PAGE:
This unconscious vocal mistake might hurt you with your job interviewer or boss
When interviewing for a job — or even once you've started your new gig — there's a lot of pressure to watch what you say to your hiring manager, boss or company executives. You know you have to be cautious when responding to a difficult question, telling someone their idea is lacking, or saying no to unrealistic requests.
But despite your efforts to mind your language, a newly published PLOS study on the effects of social status on vocal characteristics suggests you're unconsciously giving away a lot about your real perceptions of the workplace with just the pitch of your voice. "We inadvertently send signals about where we believe we are in the hierarchy while talking with others," postdoctoral research fellow and study co-author Viktoria Mileva said in an email interview.
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The study revealed that the pitch, intensity and variability of speech all change depending upon your perception of your relationship with your conversation partner — "to try to give the appropriate impression during an interaction and avoid potential danger," Juan David Leongómez, an evolutionary psychologist and co-author of the PLOS study, explained. The problem is that sometimes you unwittingly miscalibrate and end up sounding too assertive or deferential.
Some good news? Even if your change in tone happens without you realizing, awareness of this phenomenon could help you adjust your speaking pitch and pace to come across as being more in control of the situation — and more appropriately dominant or submissive in a way that will improve your workplace interactions.
Here's what happens to your tone
To determine how tone changes based on whom you're speaking with, the University of Stirling researchers showed 48 students — 24 male and 24 female — credentials and information about potential employers. They later observed their vocal responses in simulated job interviews. Some of the employers were portrayed as dominant (aka forceful and intimidating), others prestigious (knowledgeable and skillful) and others neutral.
The participating students were asked to rank both their own level of dominance and prestige as well as that of their interviewers. This self-assessment was important because, as Leongómez explained, the way your voice changes when interacting with others depends upon both self-perceived status and your idea of the status of those with whom you're interacting.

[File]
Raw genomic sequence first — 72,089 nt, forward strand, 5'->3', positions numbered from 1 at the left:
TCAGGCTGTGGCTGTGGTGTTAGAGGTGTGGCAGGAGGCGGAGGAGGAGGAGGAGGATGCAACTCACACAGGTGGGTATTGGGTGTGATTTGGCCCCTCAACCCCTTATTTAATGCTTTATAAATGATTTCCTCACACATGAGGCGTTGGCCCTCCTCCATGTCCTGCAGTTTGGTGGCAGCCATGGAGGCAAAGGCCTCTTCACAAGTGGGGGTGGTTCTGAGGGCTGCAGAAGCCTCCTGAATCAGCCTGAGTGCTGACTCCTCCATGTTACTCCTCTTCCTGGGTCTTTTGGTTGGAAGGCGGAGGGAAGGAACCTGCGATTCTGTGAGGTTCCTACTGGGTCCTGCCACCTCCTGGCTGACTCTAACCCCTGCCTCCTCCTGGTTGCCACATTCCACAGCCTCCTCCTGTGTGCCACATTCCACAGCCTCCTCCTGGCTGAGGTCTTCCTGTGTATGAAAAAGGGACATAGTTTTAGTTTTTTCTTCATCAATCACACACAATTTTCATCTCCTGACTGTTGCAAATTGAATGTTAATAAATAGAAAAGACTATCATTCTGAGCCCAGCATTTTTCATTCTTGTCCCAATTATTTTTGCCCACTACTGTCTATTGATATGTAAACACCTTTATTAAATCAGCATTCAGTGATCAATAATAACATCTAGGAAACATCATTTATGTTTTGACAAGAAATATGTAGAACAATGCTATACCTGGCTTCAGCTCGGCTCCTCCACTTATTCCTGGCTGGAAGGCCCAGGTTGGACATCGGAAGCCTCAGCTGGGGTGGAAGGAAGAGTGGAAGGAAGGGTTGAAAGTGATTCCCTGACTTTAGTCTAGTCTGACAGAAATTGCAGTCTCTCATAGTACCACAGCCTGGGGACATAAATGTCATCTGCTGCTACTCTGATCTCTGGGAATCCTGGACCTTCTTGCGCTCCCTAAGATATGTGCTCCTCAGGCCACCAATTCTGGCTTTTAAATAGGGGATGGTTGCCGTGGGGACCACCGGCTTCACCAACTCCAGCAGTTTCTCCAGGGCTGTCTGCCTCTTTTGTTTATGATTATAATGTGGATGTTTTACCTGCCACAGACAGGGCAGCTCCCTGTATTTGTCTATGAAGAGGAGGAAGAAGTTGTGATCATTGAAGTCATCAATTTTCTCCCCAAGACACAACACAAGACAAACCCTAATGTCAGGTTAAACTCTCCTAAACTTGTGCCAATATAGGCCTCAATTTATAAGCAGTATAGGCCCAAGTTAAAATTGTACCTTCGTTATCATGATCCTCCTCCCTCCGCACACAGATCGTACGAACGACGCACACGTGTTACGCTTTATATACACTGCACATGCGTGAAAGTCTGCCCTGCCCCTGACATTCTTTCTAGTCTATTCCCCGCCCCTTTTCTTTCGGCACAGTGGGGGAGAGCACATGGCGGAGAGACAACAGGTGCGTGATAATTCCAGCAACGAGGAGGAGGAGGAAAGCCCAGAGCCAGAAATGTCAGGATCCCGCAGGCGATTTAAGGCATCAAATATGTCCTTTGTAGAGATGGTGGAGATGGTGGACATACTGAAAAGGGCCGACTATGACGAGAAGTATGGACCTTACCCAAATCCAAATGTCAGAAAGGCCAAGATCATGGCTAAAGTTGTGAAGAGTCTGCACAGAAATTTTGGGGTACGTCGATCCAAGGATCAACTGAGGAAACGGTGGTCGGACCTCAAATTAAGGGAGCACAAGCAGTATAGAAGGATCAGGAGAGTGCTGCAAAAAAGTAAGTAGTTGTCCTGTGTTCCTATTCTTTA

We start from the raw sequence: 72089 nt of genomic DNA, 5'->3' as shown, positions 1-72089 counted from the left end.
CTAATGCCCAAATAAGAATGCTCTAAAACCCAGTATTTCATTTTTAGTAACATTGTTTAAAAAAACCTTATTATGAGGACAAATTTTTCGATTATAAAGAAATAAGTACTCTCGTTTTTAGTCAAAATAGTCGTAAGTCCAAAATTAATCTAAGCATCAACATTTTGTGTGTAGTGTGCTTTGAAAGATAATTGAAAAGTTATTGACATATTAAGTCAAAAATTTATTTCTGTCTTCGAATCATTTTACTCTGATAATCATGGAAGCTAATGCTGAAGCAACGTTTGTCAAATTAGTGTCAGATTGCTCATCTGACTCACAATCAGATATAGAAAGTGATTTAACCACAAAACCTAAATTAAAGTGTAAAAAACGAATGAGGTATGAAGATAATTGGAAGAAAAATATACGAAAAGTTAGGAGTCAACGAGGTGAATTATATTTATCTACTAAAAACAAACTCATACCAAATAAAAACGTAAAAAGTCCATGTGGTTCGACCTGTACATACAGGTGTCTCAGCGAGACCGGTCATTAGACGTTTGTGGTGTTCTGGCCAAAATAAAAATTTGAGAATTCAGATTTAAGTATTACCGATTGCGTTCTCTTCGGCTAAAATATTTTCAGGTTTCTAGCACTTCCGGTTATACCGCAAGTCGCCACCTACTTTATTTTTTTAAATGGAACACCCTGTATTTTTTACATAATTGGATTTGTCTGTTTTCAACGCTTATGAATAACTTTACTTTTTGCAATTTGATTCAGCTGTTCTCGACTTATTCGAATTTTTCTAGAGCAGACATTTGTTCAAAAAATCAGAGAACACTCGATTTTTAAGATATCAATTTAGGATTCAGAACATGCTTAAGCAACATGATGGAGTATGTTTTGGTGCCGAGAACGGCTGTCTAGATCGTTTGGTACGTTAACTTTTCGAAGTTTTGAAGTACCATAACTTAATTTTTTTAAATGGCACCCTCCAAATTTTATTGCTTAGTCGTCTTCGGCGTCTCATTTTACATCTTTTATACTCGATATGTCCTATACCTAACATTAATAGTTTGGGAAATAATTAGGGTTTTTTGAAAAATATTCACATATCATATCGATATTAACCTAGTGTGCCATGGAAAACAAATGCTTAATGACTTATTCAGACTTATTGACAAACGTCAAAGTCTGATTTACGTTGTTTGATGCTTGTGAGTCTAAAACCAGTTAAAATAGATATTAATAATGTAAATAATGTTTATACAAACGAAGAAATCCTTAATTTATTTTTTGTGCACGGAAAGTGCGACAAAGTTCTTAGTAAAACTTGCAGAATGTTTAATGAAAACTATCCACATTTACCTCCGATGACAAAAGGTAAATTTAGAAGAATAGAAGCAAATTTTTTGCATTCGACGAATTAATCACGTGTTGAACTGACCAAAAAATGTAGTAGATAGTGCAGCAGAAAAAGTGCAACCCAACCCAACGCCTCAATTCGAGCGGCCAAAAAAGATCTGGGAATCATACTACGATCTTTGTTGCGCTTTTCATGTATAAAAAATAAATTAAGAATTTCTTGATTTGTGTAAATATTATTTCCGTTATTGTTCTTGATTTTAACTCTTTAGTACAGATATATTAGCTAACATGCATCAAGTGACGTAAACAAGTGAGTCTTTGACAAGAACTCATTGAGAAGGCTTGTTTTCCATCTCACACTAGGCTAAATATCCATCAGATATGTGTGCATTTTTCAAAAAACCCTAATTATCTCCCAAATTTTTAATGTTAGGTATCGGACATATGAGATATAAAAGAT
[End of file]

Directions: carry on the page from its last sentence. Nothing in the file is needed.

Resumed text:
The less-dominant students were observed to speak in a higher pitch — signaling submission and a lack of desire for confrontation — while more dominant students lowered their own voices to signal that dominance, even when talking with an employer whom they believed to be dominant and prestigious. This change in tone is an unconscious response people adopt to "either to assert dominance by lowering pitch or to signal submission by increasing pitch," Mileva said.
The problem is that an overly lowered tone could be perceived as aggressive, which isn't necessarily the impression you want to convey during an interview or when talking to your boss.
At the same time, when speaking to someone who is perceived as an authority figure, signaling submission with a higher voice pitch could come across as cowering before authority, and not necessarily thinking for yourself.
Can a vocal pitch change help you?
We tend to change our pitch and the variability and intensity of our speech, Leongómez said, in an unconscious attempt to give a good impression: "Sending the right message can help you, for example, gain status (be perceived as somewhat dominant or prestigious), or to not be perceived as a challenge and therefore avoid potential confrontations," he said.
The key is to manage your vocal impression so you don't overcompensate and give through a dominant tone the impression you have less concern for others — or that you're challenging your prospective employer or boss. Meanwhile, underestimating this effect and using a too-high pitch might make you seem weak when you're talking with a colleague, important client, or during a meeting with superiors.
Just stay conscious of this factor. "If you're aware of the fact that changes to our voice occur while we interact with others of a different social status, then you can manipulate them yourself," Mileva said. "If you want to sound tough, then lower your pitch. If you want to sound non-threatening and friendly, then perhaps increase your pitch slightly. If you want to sound prestigious and in control of a situation, keep your voice level."
One last note of caution, though, is that in some tense situations — especially if an interaction with an intimidating or dominant person goes wrong — Leongómez said, it's unlikely you will fully control your tone. The best move you can make? The tried and true: Take a beat and think before you speak.
RELATED: 10 things you should always say in a job interview
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